Brightwells Horse Auction

Yesterday I went to Brightwells horse auction at Addington Manor Equestrian Centre with Sheryl and the family who own Oscar. No-one was looking to buy anything – they were all a little out of our price range with horses going for almost £30,00 – so we did a bit of ‘window shopping’.

We arrived before the auction started so we went down to the stable to cuddle some horses. The stables were packed full of potential buyers and people like us just being nosy to see what was there. Vicky showed us some horses that they had spotted earlier in the day and that she liked, so they got a few extra cuddles.

Heading back to the arena, we went and found our table. Number 13 was right right next to the arena with a good view of the jumps and the horses coming in. Shortly, the first horse came in. The first two horses were shown under saddle, and jumped the two jumps that were set up to a fair height. Then the first loose horse came in. This came me a bit of a shock to be honest. Thinking about it, I should have expected it to race around and throw in some bucks and tight turns, but I didn’t, and it was a bit unnerving when they looked like they might jump the picket fence onto our table… 

In the first few that came in, quite a lot got bids in the high 20 thousands, but didn’t reach the reserve. But at the end of the day, all you know a horse can do is what you’ve seen it do, in that circumstance. Under saddle or in a different place, they may be completely different. It takes a very good eye to be successful buying a horse at auction. Someone also mentioned that although they are vetted twice – 30 days prior and a few days before – they’re not doped when they’re vetted, they may well be when you see them. I’m not disregarding buying horses at auction completely – there were some VERY nice horses go through last night, and the Russells have successfully bought nice horses from there before. But you could be very unlucky.

Then the meal arrived, and it was good. To start we had sea bass fish cakes with a bit of salmon on the side (I gave the salmon to Sheryl – well I tried, it ended half on her plate and half on the table). Then for main course it was roast beef and Yorkshire puddings, with roast potatoes, carrot and beans. The food was so good and I ate so much, by the time dessert of vanilla cheesecake with berry coulis arrived I couldn’t eat it all! (Note to self – don’t wear those trousers when I’m going to be eating a lot again – they haven’t got enough give in them ;) )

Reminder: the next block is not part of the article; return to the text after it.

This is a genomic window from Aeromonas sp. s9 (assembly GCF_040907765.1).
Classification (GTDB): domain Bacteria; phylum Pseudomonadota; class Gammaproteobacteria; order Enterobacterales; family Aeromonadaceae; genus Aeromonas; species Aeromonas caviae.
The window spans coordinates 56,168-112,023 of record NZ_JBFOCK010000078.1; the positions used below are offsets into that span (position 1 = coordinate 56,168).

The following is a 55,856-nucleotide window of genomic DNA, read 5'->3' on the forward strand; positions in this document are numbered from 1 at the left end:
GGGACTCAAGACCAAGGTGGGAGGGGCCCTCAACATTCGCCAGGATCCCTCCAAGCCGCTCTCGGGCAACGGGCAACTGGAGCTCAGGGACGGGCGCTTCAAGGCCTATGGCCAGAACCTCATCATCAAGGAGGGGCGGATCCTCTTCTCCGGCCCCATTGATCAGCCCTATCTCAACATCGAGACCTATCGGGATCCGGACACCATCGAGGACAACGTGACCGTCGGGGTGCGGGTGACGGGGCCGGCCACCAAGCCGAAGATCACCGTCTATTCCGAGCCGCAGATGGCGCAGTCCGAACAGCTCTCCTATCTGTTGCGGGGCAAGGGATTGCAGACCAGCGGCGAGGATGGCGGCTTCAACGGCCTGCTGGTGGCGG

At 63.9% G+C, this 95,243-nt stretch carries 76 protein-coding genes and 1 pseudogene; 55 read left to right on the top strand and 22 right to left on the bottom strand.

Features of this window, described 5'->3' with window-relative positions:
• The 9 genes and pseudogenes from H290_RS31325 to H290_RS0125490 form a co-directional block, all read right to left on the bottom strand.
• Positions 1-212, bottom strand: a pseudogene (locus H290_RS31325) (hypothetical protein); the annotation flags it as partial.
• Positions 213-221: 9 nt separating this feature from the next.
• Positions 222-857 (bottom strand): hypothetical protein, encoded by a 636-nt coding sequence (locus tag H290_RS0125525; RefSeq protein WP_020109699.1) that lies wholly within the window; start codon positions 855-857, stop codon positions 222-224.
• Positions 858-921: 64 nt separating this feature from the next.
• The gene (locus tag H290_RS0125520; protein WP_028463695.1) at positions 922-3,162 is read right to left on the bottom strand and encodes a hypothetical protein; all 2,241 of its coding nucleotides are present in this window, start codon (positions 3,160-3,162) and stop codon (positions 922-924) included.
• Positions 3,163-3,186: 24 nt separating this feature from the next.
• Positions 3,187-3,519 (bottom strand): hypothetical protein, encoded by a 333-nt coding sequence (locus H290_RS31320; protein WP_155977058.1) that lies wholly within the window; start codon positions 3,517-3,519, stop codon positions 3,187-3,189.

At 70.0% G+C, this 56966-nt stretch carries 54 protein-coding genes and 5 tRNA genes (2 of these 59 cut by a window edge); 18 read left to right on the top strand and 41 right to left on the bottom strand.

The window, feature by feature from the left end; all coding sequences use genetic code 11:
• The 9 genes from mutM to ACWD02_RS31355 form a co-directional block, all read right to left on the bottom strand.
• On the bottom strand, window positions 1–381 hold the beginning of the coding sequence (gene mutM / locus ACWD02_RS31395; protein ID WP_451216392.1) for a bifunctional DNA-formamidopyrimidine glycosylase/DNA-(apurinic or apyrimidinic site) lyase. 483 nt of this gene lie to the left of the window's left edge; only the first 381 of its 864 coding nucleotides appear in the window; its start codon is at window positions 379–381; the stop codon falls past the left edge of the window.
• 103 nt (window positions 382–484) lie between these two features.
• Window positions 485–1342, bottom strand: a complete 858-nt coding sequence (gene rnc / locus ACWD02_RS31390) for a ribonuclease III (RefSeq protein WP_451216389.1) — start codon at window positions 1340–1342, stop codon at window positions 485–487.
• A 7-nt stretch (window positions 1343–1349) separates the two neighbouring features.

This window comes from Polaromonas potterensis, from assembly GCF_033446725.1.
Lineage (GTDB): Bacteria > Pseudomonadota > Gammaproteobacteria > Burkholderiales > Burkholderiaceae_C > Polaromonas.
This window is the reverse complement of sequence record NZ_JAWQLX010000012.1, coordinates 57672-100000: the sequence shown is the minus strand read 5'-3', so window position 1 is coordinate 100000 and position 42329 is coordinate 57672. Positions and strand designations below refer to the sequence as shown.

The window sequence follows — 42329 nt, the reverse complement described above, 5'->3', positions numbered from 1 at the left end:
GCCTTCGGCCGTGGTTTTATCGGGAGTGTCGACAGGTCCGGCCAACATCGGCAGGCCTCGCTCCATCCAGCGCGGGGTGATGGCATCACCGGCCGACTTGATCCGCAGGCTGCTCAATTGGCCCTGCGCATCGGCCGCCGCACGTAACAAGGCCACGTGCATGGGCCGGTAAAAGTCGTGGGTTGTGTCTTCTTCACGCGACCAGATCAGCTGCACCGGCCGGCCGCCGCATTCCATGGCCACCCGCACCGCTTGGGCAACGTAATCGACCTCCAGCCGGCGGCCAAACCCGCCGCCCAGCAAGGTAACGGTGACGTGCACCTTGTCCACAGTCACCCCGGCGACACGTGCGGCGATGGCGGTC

So we watched a LOT of amazing horses go through, and had quite a good time dancing to the music aswell. Here are a few pictures of some of our favourites.

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Because who doesn’t want a tiny shiny tractor!?!

 

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She’s pwiddy :)

 

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Bottled beef, anyone?

 

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Pretty chestnut showing off
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This guy was by far the best jumper of the night – top of the wings! Only went for 6.5 :O
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Here’s another picture of our friend with springs as legs!

 

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‘Total fitstick’ as Debz would say ;) This black stallion caught everybody’s eye!

 

 

 

 

 

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4 thoughts on “Brightwells Horse Auction

  1. Buying a high-end jumper is so different: generally, they couldn’t give a crap about temperament. They just want to hear its bloodlines and see its technique and scope: they’ll take feisty, grumpy, sharp, whatever, as long as it’s well put together for the job. Short of buying a little companion pony cheap as chips, I think there’s such a huge risk for the buyers in between the 2 extremes. Give me a private seller or reputable dealer who knows their horse inside and out every time!

    I think “fitstick” is the technical jargon for a sexy black stallion… *drools*

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